The Death Of Health Care And How To Avoid It

March 23, 2023 By chriswoakese

Why are Americans so worked up about health care reform? Statements such as for example “don’t touch my Medicare” or “everyone should have access to state of the art health care regardless of cost” are in my opinion uninformed and visceral responses that indicate a poor understanding of our health and wellness care system’s history, its current and future resources and the funding challenges that America faces going forward. Health Care Guide While we all wonder how the health care system has already reached what some make reference to as an emergency stage. Let’s make an effort to take some of the emotion out of the debate by briefly examining how healthcare in this country emerged and how which has formed our thinking and culture about health care. With that as a foundation let’s consider the benefits and drawbacks of the Obama administration healthcare reform proposals and let’s consider the concepts put forth by the Republicans?

Access to state of the art healthcare services is something we can all agree will be a good thing because of this country. Experiencing a serious illness is among life’s major challenges and to face it without the methods to shell out the dough is positively frightening. But once we shall see, after we know the facts, we will discover that achieving this goal will not be easy without our individual contribution.

These are the themes I will touch on to make an effort to make some sense out of what is happening to American health care and the steps we can personally try make things better.

A recent history of American healthcare – what has driven the costs so high?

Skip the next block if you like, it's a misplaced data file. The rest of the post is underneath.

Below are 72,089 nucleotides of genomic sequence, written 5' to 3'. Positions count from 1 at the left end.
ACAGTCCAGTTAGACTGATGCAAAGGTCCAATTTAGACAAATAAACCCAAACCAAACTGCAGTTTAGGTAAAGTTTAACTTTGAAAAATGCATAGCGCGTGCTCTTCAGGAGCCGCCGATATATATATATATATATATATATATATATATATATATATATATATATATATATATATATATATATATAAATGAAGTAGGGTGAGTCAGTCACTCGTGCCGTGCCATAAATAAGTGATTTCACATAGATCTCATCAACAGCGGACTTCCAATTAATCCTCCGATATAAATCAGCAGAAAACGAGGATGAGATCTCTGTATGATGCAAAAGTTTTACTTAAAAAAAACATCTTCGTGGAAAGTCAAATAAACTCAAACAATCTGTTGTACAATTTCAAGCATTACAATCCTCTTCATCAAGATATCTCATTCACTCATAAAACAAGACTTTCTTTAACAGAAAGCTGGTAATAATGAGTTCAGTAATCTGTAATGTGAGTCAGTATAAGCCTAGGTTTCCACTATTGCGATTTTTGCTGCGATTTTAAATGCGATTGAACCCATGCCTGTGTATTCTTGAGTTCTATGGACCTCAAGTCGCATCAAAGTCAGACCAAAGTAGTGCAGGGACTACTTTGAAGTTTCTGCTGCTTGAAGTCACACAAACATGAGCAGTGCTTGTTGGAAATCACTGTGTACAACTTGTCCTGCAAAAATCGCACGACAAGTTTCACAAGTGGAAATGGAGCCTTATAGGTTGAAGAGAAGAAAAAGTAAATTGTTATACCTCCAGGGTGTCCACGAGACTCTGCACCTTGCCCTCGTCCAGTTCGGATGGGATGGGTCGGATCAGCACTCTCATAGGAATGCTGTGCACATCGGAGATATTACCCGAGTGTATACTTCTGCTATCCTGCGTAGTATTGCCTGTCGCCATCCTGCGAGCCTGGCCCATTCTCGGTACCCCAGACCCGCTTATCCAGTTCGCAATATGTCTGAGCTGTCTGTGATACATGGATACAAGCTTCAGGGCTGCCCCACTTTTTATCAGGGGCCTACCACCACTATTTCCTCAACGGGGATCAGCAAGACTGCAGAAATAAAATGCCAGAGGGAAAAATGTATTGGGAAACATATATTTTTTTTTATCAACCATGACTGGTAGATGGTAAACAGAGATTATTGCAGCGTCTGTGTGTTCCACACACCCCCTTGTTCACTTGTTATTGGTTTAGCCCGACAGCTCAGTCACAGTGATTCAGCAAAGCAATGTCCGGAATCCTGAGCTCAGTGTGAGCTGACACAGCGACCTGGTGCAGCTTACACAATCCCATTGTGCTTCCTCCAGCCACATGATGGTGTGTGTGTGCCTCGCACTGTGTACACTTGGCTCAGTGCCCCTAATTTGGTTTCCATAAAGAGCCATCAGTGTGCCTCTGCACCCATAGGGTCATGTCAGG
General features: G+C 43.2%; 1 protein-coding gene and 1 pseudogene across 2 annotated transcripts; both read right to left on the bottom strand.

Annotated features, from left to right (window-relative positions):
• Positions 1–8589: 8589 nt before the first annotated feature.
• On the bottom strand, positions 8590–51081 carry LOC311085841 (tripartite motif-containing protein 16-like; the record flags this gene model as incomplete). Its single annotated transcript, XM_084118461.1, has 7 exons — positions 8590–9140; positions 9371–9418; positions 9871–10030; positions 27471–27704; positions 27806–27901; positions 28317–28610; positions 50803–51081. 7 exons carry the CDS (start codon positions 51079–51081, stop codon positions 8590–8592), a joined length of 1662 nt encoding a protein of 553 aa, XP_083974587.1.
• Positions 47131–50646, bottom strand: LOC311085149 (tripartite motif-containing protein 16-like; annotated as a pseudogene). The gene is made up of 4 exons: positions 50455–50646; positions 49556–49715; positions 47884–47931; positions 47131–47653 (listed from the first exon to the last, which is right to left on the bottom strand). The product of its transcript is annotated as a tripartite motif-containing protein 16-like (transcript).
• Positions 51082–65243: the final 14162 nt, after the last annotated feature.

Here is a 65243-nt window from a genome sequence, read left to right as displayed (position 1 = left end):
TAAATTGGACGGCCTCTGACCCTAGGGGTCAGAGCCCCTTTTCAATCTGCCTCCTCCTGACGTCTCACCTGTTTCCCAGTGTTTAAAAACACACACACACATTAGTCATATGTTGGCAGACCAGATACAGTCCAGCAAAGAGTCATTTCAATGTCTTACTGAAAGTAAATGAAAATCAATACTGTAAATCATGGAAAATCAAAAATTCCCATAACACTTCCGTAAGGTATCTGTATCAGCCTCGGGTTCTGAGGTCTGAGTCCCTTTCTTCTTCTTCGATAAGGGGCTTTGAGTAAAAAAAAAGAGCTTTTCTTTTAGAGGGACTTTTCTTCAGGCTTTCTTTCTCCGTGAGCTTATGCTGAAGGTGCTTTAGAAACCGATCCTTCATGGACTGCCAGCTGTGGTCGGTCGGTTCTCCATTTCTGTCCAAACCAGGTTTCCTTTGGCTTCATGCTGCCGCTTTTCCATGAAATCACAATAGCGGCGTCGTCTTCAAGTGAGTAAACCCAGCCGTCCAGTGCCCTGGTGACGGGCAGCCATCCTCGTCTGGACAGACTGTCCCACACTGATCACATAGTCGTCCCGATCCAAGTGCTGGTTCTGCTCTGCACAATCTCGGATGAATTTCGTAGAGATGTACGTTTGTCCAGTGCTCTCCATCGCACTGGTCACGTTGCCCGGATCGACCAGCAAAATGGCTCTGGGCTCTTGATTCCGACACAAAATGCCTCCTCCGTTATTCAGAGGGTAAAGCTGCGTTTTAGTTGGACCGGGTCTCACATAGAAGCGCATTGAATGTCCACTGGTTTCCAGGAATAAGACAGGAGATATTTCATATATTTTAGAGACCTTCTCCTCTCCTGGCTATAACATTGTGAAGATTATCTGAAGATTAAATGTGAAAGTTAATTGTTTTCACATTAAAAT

Important elements of the Obama healthcare plan
The Republican view of health care – free market competition
Universal access to state of the art health care – a worthy goal but not easy to achieve
what can we do?
First, let’s get yourself a little historical perspective on American healthcare. This is not designed to be an exhausted look into that history but it gives us an appreciation of how the health care system and our expectations for this developed. What drove costs higher and higher?

To begin, let’s turn to the American civil war. In that war, dated tactics and the carnage inflicted by modern weapons of the era combined to cause ghastly results. Not generally known is that the majority of the deaths on both sides of this war were not the result of actual combat but from what happened following a battlefield wound was inflicted. In the first place, evacuation of the wounded moved at a snail’s pace which caused severe delays in treating the wounded. Secondly, many wounds were put through wound care, related surgeries and/or amputations of the affected limbs and this often led to the onset of massive infection. So you might survive a battle wound and then die as a result of medical care providers who although well-intentioned, their interventions were often quite lethal. High death tolls can be ascribed to everyday sicknesses and diseases in a time when no antibiotics existed. In total something similar to 600,000 deaths occurred from all causes, over 2% of the U.S. population at that time!

Let’s skip to the first 1 / 2 of the 20th century for some additional perspective and to bring us up to newer times. After the civil war there have been steady improvements in American medicine in both the understanding and treatment of certain diseases, new surgical techniques and in physician education understand training. But also for the most part the best that doctors can offer their patients was a “wait and see” approach. Medicine could handle bone fractures and increasingly attempt risky surgeries (now largely performed in sterile surgical environments) but medicines weren’t yet open to handle serious illnesses. Nearly all deaths remained the consequence of untreatable conditions such as for example tuberculosis, pneumonia, scarlet fever and measles and/or related complications. Doctors were increasingly alert to heart and vascular conditions, and cancer but they had next to nothing with which to treat these conditions.